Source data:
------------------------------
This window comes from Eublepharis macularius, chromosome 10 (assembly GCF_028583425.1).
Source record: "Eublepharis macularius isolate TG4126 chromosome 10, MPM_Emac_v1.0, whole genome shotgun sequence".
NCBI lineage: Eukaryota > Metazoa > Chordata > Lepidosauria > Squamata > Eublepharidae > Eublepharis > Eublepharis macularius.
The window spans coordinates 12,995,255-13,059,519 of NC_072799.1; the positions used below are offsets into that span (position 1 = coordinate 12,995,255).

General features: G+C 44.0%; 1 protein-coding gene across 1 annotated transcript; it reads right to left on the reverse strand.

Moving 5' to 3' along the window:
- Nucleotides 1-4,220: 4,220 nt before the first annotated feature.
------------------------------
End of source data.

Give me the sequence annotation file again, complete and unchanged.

This window comes from Eublepharis macularius, chromosome 10 (assembly GCF_028583425.1).
Source record: "Eublepharis macularius isolate TG4126 chromosome 10, MPM_Emac_v1.0, whole genome shotgun sequence".
NCBI lineage: Eukaryota > Metazoa > Chordata > Lepidosauria > Squamata > Eublepharidae > Eublepharis > Eublepharis macularius.
The window spans coordinates 12,995,255-13,059,519 of NC_072799.1; the positions used below are offsets into that span (position 1 = coordinate 12,995,255).

General features: G+C 44.0%; 1 protein-coding gene across 1 annotated transcript; it reads right to left on the reverse strand.

Moving 5' to 3' along the window:
- Nucleotides 1-4,220: 4,220 nt before the first annotated feature.